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Wednesday, 4 October, 2000, 14:26 GMT 15:26 UK
State pension opt-out backed
The Conservatives have said that they will allow young people to opt out of the state pension, a policy first put forward at the last general election.
And they have confirmed their promise that all pensioners would get an increase in the basic pension of between £5.50 to £10 a week from next April.
"Every pensioner and millions more besides have been outraged by the measly 75p increase on the pension. We Conservatives share that outrage," he said.
He said that the Tories would consolidate the winter fuel allowance and the free television licence for the over-75s into the basic state pension.
That would give pensioners more dignity and respect.
"No ifs, no buts, no special application forms, no loss of means-tested benefits, no extra tax," he said.
Matching Labour plans
Mr Willetts said that the Conservatives would match any Labour increase in pensions.
"If Gordon Brown uprates pensions by more than inflation, we will accept that and still add our reform package on top.
He said that the Tories would make available an additional £320m in new money, as well as finding £3bn in savings from the overall social security budget.
And he attacked the government's plans to provide higher mean-tested benefits as overly complex and insulting to pensioners.
"Our proposal guarantees more money for pensioners.
"But more than that, it offers dignity, respect and trust," Mr Willetts added.
Some pensioners groups and Labour delegates at last week's conference have called for the restoration of the link between pensions and average earnings, abolished by Mrs Thatcher's Conservative government in l980.
Mr Willetts made no mention of this issue.
But Gordon Lishman, Director General of Age Concern England, said:
"Although amalgamating the winter fuel payment and other pensioner payments may make it easier for older people to understand what they're getting in their pockets, it won't represent a real or sufficient pension increase."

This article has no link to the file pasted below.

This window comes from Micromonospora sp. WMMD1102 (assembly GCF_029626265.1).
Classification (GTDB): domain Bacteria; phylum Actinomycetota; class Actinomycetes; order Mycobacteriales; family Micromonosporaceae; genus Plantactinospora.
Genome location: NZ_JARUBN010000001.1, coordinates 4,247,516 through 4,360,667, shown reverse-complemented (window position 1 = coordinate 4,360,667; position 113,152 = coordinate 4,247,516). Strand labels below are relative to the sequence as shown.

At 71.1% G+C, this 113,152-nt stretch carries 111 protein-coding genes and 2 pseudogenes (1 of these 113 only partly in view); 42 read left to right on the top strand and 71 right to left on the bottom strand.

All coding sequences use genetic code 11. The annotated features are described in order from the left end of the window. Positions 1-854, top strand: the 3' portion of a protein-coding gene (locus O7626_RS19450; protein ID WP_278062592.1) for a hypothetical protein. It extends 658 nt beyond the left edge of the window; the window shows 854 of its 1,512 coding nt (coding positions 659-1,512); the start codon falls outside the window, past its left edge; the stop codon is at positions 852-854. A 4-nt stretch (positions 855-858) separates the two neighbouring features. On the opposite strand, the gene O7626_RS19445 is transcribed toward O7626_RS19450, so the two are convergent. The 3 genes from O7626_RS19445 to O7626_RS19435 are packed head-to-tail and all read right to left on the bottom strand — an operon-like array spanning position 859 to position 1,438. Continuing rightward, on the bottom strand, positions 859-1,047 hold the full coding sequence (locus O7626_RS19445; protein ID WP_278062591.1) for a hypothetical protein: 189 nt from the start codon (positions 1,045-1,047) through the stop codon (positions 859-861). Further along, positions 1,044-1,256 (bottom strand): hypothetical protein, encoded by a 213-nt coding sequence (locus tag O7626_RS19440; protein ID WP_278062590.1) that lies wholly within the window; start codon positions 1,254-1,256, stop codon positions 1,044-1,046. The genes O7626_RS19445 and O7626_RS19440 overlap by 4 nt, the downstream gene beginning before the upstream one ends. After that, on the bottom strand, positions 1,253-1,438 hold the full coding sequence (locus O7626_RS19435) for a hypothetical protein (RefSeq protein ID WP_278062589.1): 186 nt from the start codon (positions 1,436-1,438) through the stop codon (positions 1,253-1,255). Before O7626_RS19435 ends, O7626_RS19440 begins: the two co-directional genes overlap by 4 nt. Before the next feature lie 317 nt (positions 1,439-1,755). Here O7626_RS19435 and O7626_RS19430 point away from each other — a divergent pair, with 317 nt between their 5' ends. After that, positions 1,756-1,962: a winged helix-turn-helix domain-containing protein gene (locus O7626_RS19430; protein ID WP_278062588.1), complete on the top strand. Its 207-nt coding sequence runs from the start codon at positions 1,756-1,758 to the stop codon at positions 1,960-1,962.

And the Liberal Democrat social security spokesman, Steve Webb, said that the Conservatives were only offering most pensioners 42p more a week.
"Pensioners were insulted by Labour's derisory 75p. They will not be fooled by half-truths and worthless promises. The choice is clear - only Liberal Democrats guarantee above inflation increases of £5 for all pensioners," he said.
Opting out of state pensions
Mr Willetts said that the Tories would be offering younger workers under 30 the option of building up a real pension fund, rather than contributing to the state pension scheme.
He said that if the stock market performed as well in the next 30 years as it did in the last 30, people who saved £500 a year would receive double the current state pension of £67 a week.
"We want the next generation to have bigger, better, funded pensions. We can only achieve that if we encourage saving now.
"This is another step on the great Conservative vision of a property-owning democracy," he said.
But he made it clear that those who wanted to remain in the state pension scheme would still be able to do so.
Mr Willetts said that the government's plans for increased benefits for working families was overly complex and put too large a burden on employers who will have to administer the new scheme.
"Gordon Brown is trapping families in the most complex benefit system they have ever faced," he said.
The Conservatives would return the payment of such benefits to the chief carer in the family.
And Mr Willetts said that the Tories would put renewed effort into tackling fraud by setting up a National Benefit Fraud Squad to look at fraud across the whole of the benefits system.
He said that currently only 800 cases out of 160,000 suspected housing benefit frauds were prosecuted.
Junior shadow social security spokesman Eric Pickles added that the Conservatives would tackle the dependency culture, and introduce a "can work, must work" guarantee - claimants who were able to work would lose their benefits if they refused a job.
Attack on stakeholder pensions
Shadow social security minister Jacqui Lait said that the government's plan to introduce stakeholder pensions - cheap occupational pensions for those earning between £10,000 and £20,000 a year - was already a failure.
That was because the government's policy of means-tested benefits for the elderly were "taking away any desire to save" for hard-pressed families.
And she said that a Conservative government would abolish the requirement that people in private pension schemes would have to take out an annuity when they retire.
The value of such annuities has been falling sharply in the last few years.
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